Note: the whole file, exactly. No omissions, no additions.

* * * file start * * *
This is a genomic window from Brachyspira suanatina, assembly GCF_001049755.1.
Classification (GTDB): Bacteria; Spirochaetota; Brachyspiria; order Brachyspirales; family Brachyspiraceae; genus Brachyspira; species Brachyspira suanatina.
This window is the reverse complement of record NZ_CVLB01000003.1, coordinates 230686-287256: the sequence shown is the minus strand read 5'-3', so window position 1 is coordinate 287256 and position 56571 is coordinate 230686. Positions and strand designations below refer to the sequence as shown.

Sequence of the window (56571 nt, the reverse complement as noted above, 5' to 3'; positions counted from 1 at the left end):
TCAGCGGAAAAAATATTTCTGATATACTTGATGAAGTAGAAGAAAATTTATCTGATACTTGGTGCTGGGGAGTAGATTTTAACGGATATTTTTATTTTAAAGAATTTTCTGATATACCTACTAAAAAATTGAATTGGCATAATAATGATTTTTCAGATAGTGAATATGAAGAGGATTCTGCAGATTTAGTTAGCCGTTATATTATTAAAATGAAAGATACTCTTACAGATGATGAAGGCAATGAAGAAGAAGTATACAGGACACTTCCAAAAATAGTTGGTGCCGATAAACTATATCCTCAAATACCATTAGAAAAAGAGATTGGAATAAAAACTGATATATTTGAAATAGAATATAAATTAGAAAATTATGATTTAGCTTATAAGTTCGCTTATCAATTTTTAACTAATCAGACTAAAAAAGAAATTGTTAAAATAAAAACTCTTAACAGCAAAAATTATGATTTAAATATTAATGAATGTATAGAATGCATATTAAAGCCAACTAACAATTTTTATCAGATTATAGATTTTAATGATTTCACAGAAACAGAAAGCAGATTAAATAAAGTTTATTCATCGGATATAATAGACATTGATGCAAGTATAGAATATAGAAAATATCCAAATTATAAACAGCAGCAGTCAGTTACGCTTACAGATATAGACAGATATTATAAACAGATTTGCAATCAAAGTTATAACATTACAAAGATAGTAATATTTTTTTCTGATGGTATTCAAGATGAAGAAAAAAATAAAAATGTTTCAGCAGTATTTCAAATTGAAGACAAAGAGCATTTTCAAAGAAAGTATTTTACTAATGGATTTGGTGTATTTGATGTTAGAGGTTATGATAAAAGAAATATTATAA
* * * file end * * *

This is a genomic window from Brachyspira suanatina, assembly GCF_001049755.1.
Classification (GTDB): Bacteria; Spirochaetota; Brachyspiria; order Brachyspirales; family Brachyspiraceae; genus Brachyspira; species Brachyspira suanatina.
This window is the reverse complement of record NZ_CVLB01000003.1, coordinates 230686-287256: the sequence shown is the minus strand read 5'-3', so window position 1 is coordinate 287256 and position 56571 is coordinate 230686. Positions and strand designations below refer to the sequence as shown.

Sequence of the window (56571 nt, the reverse complement as noted above, 5' to 3'; positions counted from 1 at the left end):
TCAGCGGAAAAAATATTTCTGATATACTTGATGAAGTAGAAGAAAATTTATCTGATACTTGGTGCTGGGGAGTAGATTTTAACGGATATTTTTATTTTAAAGAATTTTCTGATATACCTACTAAAAAATTGAATTGGCATAATAATGATTTTTCAGATAGTGAATATGAAGAGGATTCTGCAGATTTAGTTAGCCGTTATATTATTAAAATGAAAGATACTCTTACAGATGATGAAGGCAATGAAGAAGAAGTATACAGGACACTTCCAAAAATAGTTGGTGCCGATAAACTATATCCTCAAATACCATTAGAAAAAGAGATTGGAATAAAAACTGATATATTTGAAATAGAATATAAATTAGAAAATTATGATTTAGCTTATAAGTTCGCTTATCAATTTTTAACTAATCAGACTAAAAAAGAAATTGTTAAAATAAAAACTCTTAACAGCAAAAATTATGATTTAAATATTAATGAATGTATAGAATGCATATTAAAGCCAACTAACAATTTTTATCAGATTATAGATTTTAATGATTTCACAGAAACAGAAAGCAGATTAAATAAAGTTTATTCATCGGATATAATAGACATTGATGCAAGTATAGAATATAGAAAATATCCAAATTATAAACAGCAGCAGTCAGTTACGCTTACAGATATAGACAGATATTATAAACAGATTTGCAATCAAAGTTATAACATTACAAAGATAGTAATATTTTTTTCTGATGGTATTCAAGATGAAGAAAAAAATAAAAATGTTTCAGCAGTATTTCAAATTGAAGACAAAGAGCATTTTCAAAGAAAGTATTTTACTAATGGATTTGGTGTATTTGATGTTAGAGGTTATGATAAAAGAAATATTATAA